Mumbai: The latest census data shows that little under one-third of India now lives in urban agglomerates. But are we ready for a rapidly urbanizing India? Are enough investments being made by both public and private sector in physical and social infrastructure of our cities to sustain this kind of growth?
An expert panel comprising Partha Mukhopadhyay, senior fellow at the Centre for Policy Research; Amita Bhide, associate professor, Tata Institute of Social Sciences; Sanjay Ubale, managing director and chief executive at Tata Realty and Infrastructure Ltd; and Gautam Chatterjee, principal secretary, housing, government of Maharashtra, debated “Building sustainable cities: challenges for a new and rapidly urbanizing India” at Mint’s “Clarity Through Debate” programme in Mumbai last week.
The panel agreed the country must stop looking at slums as a problem and that with innovative planning these dwellings can be part of the solution to provide affordable housing to working class people.
Cordelia Jenkins of Mintmoderated the discussion
On why we have not been able to plan our cities
Mukhopadhyay: It is very difficult to do planning when population of cities is growing at 5% and 7% per year. But notion of planning as we see today is a recent phenomenon. It started in twenties and thirties of last century by European architects, when Europe had already gone through phase of urbanization through dirty industrialization. That’s why notion of separation of residential areas from commercial, industrial and other parts came in. And they depended upon private transport to achieve this segregation. However, today entire notion has changed, there is much more emphasis on public transport and private transport... is not the paradigm on which we can build our sustainable cities.
In many ways planned cities are perfectly dysfunctional cities. If one takes the example of Chandigarh, if you take government out of it, Chandigarh will collapse in a day. But just outside Chandigarh, we have Mohali and Panchkula, standard Indian cities, chaotic but vibrant and acting as the engines of growth of our economy.
Ubale: Chandigarh, Bhubaneshwar are some examples of planned cities, but we considered urban as something bad and emphasis was given on improving conditions in rural areas. We completely neglected urban areas and hardly any support was given by state or Central governments. This neglect of urban areas has led to unplanned growth of urban areas. And now what we are doing is responding to the situation, but there should be much more proactive planning of urban areas. Government must consider this fact that rapid urbanization represents people’s aspiration for better quality of life.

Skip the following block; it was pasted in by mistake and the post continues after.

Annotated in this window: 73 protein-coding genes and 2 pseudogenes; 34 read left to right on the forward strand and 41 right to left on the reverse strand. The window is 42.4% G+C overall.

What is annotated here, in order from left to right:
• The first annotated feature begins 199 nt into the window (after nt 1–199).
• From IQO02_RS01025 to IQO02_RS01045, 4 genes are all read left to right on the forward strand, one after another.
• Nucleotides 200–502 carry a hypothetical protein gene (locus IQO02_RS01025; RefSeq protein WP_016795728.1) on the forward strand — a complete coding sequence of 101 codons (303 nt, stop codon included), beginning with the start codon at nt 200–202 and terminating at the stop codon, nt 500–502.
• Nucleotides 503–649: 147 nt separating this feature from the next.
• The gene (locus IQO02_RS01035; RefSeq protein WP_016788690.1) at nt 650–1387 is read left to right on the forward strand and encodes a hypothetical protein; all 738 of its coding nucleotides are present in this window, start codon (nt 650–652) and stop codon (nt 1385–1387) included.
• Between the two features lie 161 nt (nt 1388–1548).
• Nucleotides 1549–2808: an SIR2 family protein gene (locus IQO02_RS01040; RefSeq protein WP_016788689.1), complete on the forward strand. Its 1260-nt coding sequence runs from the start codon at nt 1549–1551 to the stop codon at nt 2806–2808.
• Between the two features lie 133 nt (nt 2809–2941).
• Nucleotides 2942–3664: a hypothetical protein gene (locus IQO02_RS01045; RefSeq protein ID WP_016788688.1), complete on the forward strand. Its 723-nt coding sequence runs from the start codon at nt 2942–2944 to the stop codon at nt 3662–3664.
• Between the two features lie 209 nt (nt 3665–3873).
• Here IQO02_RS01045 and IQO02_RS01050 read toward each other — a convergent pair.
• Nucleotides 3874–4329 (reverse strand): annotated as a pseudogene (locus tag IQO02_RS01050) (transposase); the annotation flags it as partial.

Chatterjee: The plans were prepared for Mumbai and other larger cities, but we managed to implement only 5% to 7% of what we planned for. And more interestingly, urbanization happened in areas for which we had not planned at all. It happened in small and medium towns. And while preparing plans, we also made a mistake of following European model of planning, but in India urbanization is happening through informal sector and we did not plan for small and affordable houses, where person working in informal sector can find shelter.
Bhide: We borrowed the notion and knowledge of planning from our colonial masters, they changed their planning systems, made them more consultative and participatory but we continue to follow same old tools of planning when it comes to urbanization.
This colonial model of planning creates conflict zones. It creates conflict like slums versus space for road or slum versus open space, etc. These plan don’t take into consideration ground realities, ignore already existing informal settlements and even after tenure of two or three plans has passed, we don’t execute the provisions of the plans and then blame slums for non implementation of those plans.
On if Metro rails are the best solution for mass urban transportation
Bhide: Currently debate around public transport is centred only around air-conditioned buses or air-conditioned suburban railway system to wean people away from cars. But there is no thought given to pedestrians and hawkers. We have not been able to solve the problem of where and how hawkers will be accommodated. Today in Mumbai, we see many small businesses thriving near modes of public transport, so one must take in to consideration all stakeholders while making planning for public transport.
Then, we also tend to ignore, that auto rickshaws can be used as an effective mode of pubic transport. According to research by some professors of IIT Delhi, auto rickshaw is one of the most excellent technical innovations humans have ever made as they provide affordability and efficient use of fuel.
There cannot be single strategy for providing better public transport, we must incorporate as many options as possible. Only then will we be able to provide creative solutions to issue of public transport in our cities.
Ubale: Let’s be clear about the fact that metro needs a Metro; Mumbai would have collapsed long back if adequate investment was not made in suburban railway system.